A Ph.D. graduate must have demonstrated both breadth and depth of knowledge in his/her discipline. The requirements for a Ph.D. degree in Computer Science can be summarized as follows:
The purpose of the Qualifying Examination is to evaluate the breadth of the Ph.D. candidate's background preparation in computer science. The candidate is expected to complete this examination at the beginning of the Ph.D. program, normally within the first 12 months of entering the program. The candidate must demonstrate knowledge of core Computer Science topic areas and of selected application areas of Computer Science. A topic area is considered to be covered if the candidate has completed with satisfactory results at least one graduate level course on that topic in the Department (or a comparable course from a reputable university). The following is a list of the topic areas, with Department courses corresponding to each topic enclosed in parentheses.
The candidate must have demonstrated knowledge in at least five of nine topic areas:
CMPT 898 "Special Topics" Offerings: With the approval of the graduate committee, a student may use a CMPT 898 special topics course to satisfy the qualifying exam in one topic area deemed to be appropriate by the graduate committee. Any number of CMPT 898 classes may be used in this way.
The purpose of the Comprehensive Examination is to evaluate the breadth and the depth of knowledge of the candidate in the chosen research area. The candidate must take the comprehensive examination within 18 months upon entering the Ph.D. graduate program. Details on the comprehensive exam procedures and expectations can be found in the graduate student handbook.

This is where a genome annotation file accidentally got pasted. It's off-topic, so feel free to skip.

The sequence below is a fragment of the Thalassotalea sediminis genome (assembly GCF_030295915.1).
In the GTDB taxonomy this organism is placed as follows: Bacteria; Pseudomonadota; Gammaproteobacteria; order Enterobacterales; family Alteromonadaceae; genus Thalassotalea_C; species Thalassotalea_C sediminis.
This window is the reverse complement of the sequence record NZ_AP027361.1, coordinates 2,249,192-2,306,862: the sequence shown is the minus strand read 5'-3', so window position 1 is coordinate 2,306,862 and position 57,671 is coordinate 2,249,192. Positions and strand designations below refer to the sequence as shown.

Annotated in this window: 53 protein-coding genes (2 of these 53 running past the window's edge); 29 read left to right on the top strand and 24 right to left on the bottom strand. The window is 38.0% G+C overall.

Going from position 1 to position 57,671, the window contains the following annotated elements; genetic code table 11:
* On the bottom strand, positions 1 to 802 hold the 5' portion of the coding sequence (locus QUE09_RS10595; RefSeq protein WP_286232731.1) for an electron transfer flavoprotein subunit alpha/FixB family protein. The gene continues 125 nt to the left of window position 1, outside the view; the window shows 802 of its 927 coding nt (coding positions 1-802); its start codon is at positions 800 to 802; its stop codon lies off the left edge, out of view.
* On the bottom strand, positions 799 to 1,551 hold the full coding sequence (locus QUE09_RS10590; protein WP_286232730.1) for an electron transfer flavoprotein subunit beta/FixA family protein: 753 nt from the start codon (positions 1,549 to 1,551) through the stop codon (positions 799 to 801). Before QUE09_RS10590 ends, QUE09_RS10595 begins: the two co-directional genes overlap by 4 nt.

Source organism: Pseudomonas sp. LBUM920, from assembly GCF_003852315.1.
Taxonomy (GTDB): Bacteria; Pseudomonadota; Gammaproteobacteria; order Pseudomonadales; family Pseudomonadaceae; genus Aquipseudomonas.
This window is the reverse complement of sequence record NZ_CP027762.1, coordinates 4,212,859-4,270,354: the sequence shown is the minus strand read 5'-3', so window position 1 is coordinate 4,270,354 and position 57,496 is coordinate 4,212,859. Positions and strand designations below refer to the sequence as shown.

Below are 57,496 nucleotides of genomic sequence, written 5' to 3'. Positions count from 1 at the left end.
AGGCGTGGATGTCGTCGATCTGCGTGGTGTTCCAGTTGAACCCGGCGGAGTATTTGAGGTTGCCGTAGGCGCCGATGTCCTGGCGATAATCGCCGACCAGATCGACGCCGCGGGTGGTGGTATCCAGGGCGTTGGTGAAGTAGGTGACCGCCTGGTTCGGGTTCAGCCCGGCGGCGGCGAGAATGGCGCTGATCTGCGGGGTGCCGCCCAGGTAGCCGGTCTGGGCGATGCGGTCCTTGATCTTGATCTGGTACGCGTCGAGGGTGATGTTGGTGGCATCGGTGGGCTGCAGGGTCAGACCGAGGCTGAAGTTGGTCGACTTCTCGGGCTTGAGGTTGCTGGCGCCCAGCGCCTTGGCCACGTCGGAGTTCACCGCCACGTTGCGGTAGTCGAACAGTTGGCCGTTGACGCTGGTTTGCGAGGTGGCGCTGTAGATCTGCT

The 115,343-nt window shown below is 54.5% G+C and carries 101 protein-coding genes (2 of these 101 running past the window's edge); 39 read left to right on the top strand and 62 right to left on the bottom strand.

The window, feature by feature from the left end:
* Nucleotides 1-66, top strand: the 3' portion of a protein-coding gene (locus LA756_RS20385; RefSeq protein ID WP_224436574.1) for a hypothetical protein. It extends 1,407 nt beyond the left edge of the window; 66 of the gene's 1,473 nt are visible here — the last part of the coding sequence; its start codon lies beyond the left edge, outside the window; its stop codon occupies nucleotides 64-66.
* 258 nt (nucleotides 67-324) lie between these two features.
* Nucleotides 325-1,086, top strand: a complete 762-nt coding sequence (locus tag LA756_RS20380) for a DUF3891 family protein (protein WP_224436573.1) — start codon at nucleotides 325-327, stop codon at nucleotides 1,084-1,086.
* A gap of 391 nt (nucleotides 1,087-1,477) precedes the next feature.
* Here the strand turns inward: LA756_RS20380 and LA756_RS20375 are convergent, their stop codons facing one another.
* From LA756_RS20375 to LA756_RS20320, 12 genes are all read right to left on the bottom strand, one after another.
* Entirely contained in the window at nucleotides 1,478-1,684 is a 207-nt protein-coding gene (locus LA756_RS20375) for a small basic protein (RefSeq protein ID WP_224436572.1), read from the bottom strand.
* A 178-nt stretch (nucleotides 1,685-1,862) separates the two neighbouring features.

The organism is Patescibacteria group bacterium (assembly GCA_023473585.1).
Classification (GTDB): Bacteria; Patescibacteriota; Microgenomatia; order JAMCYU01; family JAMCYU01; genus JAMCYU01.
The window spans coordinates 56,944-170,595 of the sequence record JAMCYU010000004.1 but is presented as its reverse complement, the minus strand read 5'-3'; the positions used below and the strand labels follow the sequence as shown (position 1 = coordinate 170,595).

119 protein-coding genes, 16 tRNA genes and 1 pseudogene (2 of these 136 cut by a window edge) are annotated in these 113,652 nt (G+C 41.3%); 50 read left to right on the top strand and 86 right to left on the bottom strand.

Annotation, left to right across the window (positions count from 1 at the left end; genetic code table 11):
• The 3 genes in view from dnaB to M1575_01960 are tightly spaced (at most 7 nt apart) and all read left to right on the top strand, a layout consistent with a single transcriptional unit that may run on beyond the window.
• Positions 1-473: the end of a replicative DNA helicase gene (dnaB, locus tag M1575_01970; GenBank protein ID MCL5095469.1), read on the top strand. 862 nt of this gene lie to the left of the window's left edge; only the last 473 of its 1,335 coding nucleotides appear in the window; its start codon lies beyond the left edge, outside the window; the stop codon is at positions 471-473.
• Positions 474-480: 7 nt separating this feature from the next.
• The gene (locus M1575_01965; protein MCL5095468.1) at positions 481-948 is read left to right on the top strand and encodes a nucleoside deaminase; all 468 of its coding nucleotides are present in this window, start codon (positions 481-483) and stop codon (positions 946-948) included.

Every student in our Ph.D. program is required to give a seminar in the 990 series. The seminar should be given when the research is sufficiently progressed, but before writing and submitting a Ph.D. thesis. The seminar is to be given during the regular term, September - April 30.
The work of each student is overseen by an Advisory Committee, which consists of the student's supervisor(s) and additional faculty members from within and outside the Department of Computer Science. The Committee is selected by the student and his/her supervisor in consultation with the Graduate Chair. Requirements for the composition of the advisory committee may be found in the graduate student handbook.
Before beginning detailed work on the thesis, the student will secure the acceptance of a proposal by his/her Advisory Committee. The proposal will specify, as precisely as possible, the research component of the thesis and its goals. It will include a tentative layout for the thesis and the initial results of a literature survey, but its main focus will be on the research project and how it is likely to contribute to the discipline in which the thesis research is being carried out. The proposal is accepted only after it has been defended in a meeting of the Advisory Committee, open to interested graduate students and faculty.
The thesis itself is based on original investigation, and must demonstrate mature scholarship and critical judgement on the part of the candidate, as well as familiarity with tools and methods of research in Computer Science. To be acceptable, it must be a worthwhile contribution to knowledge, and warrant publication in whole or in part.
Upon completion of the thesis the candidate must defend the thesis at an oral examination. The Examining Committee consists of the Advisory Committee, an External Examiner from outside the University, and such other persons as the Advisory Committee may select with the approval of the Dean of the College of Graduate Studies and Research. At least one month prior to the anticipated date of the defense, a list of possible External Examiners must be submitted to the Dean of Graduate Studies & Research who is responsible for the formal selection.